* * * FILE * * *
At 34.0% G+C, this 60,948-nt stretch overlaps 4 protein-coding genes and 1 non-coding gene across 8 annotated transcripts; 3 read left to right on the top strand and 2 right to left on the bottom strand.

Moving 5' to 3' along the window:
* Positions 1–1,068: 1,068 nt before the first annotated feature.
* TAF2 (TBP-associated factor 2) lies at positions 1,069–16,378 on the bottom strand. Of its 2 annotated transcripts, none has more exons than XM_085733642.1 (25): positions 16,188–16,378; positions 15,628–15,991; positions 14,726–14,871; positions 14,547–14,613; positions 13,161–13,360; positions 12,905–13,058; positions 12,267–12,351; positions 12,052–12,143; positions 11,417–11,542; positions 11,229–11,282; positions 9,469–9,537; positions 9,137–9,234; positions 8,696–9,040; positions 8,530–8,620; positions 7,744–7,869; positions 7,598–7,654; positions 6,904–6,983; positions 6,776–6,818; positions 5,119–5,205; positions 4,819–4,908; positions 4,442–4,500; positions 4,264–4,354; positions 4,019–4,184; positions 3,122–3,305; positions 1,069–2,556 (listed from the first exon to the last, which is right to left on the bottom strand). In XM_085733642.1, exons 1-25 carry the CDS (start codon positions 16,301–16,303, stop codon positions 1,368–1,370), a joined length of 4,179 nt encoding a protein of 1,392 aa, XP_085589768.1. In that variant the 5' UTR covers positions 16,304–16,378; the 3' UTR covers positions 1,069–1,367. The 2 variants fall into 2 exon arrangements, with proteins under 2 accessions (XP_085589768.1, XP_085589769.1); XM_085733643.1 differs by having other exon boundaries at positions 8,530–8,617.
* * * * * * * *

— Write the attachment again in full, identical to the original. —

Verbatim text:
At 34.0% G+C, this 60,948-nt stretch overlaps 4 protein-coding genes and 1 non-coding gene across 8 annotated transcripts; 3 read left to right on the top strand and 2 right to left on the bottom strand.

Moving 5' to 3' along the window:
* Positions 1–1,068: 1,068 nt before the first annotated feature.
* TAF2 (TBP-associated factor 2) lies at positions 1,069–16,378 on the bottom strand. Of its 2 annotated transcripts, none has more exons than XM_085733642.1 (25): positions 16,188–16,378; positions 15,628–15,991; positions 14,726–14,871; positions 14,547–14,613; positions 13,161–13,360; positions 12,905–13,058; positions 12,267–12,351; positions 12,052–12,143; positions 11,417–11,542; positions 11,229–11,282; positions 9,469–9,537; positions 9,137–9,234; positions 8,696–9,040; positions 8,530–8,620; positions 7,744–7,869; positions 7,598–7,654; positions 6,904–6,983; positions 6,776–6,818; positions 5,119–5,205; positions 4,819–4,908; positions 4,442–4,500; positions 4,264–4,354; positions 4,019–4,184; positions 3,122–3,305; positions 1,069–2,556 (listed from the first exon to the last, which is right to left on the bottom strand). In XM_085733642.1, exons 1-25 carry the CDS (start codon positions 16,301–16,303, stop codon positions 1,368–1,370), a joined length of 4,179 nt encoding a protein of 1,392 aa, XP_085589768.1. In that variant the 5' UTR covers positions 16,304–16,378; the 3' UTR covers positions 1,069–1,367. The 2 variants fall into 2 exon arrangements, with proteins under 2 accessions (XP_085589768.1, XP_085589769.1); XM_085733643.1 differs by having other exon boundaries at positions 8,530–8,617.